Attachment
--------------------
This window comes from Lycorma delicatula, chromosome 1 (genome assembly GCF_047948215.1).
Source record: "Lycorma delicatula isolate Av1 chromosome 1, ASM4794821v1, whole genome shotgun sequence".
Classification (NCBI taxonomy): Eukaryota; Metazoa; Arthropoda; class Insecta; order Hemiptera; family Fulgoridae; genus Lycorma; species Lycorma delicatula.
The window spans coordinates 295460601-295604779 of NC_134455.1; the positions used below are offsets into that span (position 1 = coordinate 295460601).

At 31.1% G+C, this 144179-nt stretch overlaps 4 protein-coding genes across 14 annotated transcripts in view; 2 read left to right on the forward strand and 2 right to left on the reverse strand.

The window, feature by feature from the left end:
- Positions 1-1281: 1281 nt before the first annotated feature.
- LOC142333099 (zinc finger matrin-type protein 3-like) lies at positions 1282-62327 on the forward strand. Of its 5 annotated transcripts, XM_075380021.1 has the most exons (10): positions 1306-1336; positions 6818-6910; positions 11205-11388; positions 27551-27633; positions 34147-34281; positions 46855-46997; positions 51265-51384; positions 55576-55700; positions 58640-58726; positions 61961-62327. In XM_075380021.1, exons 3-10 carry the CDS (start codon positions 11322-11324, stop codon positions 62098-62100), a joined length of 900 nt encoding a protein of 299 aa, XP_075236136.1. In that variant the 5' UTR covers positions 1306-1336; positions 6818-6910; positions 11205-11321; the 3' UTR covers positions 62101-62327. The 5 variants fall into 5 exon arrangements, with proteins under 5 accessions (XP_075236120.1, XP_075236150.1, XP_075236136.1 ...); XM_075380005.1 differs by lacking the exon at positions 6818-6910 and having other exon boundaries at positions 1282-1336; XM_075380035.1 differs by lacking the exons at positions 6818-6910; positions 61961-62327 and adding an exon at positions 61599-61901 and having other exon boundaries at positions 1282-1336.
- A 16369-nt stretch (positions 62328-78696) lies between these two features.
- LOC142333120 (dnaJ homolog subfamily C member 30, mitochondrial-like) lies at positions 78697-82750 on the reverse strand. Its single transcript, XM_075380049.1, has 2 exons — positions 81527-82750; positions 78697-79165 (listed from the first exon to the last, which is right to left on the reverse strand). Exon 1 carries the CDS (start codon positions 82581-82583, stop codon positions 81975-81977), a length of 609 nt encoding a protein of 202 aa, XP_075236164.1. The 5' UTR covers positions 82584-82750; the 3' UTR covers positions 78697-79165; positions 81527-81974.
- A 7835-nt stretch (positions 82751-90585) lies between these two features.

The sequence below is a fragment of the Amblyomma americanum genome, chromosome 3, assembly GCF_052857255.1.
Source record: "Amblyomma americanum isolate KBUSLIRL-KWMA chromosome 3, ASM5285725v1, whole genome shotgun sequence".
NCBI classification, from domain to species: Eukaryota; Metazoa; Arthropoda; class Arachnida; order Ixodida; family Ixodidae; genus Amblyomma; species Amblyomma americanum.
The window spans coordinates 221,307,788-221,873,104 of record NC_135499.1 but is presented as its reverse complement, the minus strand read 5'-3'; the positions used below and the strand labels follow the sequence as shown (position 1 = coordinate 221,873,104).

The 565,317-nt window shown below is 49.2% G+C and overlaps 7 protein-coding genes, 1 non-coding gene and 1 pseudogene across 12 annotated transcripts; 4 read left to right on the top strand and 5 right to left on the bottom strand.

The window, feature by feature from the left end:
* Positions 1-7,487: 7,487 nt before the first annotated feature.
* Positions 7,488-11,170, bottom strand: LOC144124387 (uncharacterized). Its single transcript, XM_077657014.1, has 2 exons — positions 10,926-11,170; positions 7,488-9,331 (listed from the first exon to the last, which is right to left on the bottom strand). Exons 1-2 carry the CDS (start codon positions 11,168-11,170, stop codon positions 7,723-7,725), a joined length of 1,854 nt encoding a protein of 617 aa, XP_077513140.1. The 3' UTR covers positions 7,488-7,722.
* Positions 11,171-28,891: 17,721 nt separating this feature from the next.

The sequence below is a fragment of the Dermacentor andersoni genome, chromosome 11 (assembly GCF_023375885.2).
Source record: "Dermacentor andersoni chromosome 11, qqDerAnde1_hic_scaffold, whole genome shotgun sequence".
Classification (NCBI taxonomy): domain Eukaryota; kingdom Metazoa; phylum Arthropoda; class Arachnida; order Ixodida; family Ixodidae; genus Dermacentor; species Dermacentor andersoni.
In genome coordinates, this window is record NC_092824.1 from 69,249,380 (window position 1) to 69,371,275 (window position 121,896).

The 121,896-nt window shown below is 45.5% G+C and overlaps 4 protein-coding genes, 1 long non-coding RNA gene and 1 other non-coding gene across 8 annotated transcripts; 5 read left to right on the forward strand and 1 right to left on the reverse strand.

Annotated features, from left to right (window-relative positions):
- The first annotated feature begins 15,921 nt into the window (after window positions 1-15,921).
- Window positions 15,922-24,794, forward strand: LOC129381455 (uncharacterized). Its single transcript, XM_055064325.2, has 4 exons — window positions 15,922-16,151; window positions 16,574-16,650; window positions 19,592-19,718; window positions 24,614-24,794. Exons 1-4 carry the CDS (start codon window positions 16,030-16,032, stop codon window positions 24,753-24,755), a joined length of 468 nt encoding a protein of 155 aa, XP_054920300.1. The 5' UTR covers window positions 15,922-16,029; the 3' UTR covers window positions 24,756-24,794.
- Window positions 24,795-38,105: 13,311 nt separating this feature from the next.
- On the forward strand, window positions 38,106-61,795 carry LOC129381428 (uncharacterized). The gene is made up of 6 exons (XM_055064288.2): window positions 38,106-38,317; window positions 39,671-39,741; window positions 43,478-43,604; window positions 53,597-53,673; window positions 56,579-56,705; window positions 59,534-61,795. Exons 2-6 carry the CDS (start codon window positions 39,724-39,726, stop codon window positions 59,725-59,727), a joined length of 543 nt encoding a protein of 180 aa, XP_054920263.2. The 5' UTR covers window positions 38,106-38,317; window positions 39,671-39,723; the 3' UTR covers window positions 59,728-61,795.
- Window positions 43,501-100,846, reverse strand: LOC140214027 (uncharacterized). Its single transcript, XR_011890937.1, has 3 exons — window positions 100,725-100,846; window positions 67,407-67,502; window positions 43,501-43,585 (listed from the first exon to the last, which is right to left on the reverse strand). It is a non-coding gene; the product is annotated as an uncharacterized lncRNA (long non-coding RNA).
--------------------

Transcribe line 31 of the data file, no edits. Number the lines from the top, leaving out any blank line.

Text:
- Window positions 43,501-100,846, reverse strand: LOC140214027 (uncharacterized). Its single transcript, XR_011890937.1, has 3 exons — window positions 100,725-100,846; window positions 67,407-67,502; window positions 43,501-43,585 (listed from the first exon to the last, which is right to left on the reverse strand). It is a non-coding gene; the product is annotated as an uncharacterized lncRNA (long non-coding RNA).